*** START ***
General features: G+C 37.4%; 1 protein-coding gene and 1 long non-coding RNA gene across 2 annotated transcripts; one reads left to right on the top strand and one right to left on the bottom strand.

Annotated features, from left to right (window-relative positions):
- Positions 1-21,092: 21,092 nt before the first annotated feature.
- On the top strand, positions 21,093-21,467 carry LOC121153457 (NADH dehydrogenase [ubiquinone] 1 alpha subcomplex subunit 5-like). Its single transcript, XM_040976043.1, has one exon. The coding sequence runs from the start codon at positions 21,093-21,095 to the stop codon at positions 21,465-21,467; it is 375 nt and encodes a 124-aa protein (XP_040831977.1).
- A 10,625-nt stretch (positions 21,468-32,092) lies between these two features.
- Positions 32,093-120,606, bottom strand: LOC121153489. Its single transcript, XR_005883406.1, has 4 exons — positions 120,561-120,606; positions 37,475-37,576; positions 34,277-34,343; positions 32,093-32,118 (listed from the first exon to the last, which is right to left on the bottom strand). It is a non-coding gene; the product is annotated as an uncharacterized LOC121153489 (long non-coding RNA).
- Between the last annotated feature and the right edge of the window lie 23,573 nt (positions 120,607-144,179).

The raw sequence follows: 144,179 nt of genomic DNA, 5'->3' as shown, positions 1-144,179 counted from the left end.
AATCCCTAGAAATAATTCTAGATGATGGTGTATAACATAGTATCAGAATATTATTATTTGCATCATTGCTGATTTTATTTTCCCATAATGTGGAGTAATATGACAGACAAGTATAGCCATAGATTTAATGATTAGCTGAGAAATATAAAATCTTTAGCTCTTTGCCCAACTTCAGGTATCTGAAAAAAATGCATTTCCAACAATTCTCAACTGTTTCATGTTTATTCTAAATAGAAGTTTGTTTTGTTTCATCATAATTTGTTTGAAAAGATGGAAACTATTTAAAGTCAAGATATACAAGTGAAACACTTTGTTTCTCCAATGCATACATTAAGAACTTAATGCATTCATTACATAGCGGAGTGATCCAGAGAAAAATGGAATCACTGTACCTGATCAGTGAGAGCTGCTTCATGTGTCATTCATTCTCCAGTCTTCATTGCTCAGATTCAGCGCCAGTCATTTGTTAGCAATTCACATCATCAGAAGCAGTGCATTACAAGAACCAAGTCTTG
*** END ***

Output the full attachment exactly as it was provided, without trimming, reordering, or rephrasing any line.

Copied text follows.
General features: G+C 37.4%; 1 protein-coding gene and 1 long non-coding RNA gene across 2 annotated transcripts; one reads left to right on the top strand and one right to left on the bottom strand.

Annotated features, from left to right (window-relative positions):
- Positions 1-21,092: 21,092 nt before the first annotated feature.
- On the top strand, positions 21,093-21,467 carry LOC121153457 (NADH dehydrogenase [ubiquinone] 1 alpha subcomplex subunit 5-like). Its single transcript, XM_040976043.1, has one exon. The coding sequence runs from the start codon at positions 21,093-21,095 to the stop codon at positions 21,465-21,467; it is 375 nt and encodes a 124-aa protein (XP_040831977.1).
- A 10,625-nt stretch (positions 21,468-32,092) lies between these two features.
- Positions 32,093-120,606, bottom strand: LOC121153489. Its single transcript, XR_005883406.1, has 4 exons — positions 120,561-120,606; positions 37,475-37,576; positions 34,277-34,343; positions 32,093-32,118 (listed from the first exon to the last, which is right to left on the bottom strand). It is a non-coding gene; the product is annotated as an uncharacterized LOC121153489 (long non-coding RNA).
- Between the last annotated feature and the right edge of the window lie 23,573 nt (positions 120,607-144,179).

The raw sequence follows: 144,179 nt of genomic DNA, 5'->3' as shown, positions 1-144,179 counted from the left end.
AATCCCTAGAAATAATTCTAGATGATGGTGTATAACATAGTATCAGAATATTATTATTTGCATCATTGCTGATTTTATTTTCCCATAATGTGGAGTAATATGACAGACAAGTATAGCCATAGATTTAATGATTAGCTGAGAAATATAAAATCTTTAGCTCTTTGCCCAACTTCAGGTATCTGAAAAAAATGCATTTCCAACAATTCTCAACTGTTTCATGTTTATTCTAAATAGAAGTTTGTTTTGTTTCATCATAATTTGTTTGAAAAGATGGAAACTATTTAAAGTCAAGATATACAAGTGAAACACTTTGTTTCTCCAATGCATACATTAAGAACTTAATGCATTCATTACATAGCGGAGTGATCCAGAGAAAAATGGAATCACTGTACCTGATCAGTGAGAGCTGCTTCATGTGTCATTCATTCTCCAGTCTTCATTGCTCAGATTCAGCGCCAGTCATTTGTTAGCAATTCACATCATCAGAAGCAGTGCATTACAAGAACCAAGTCTTG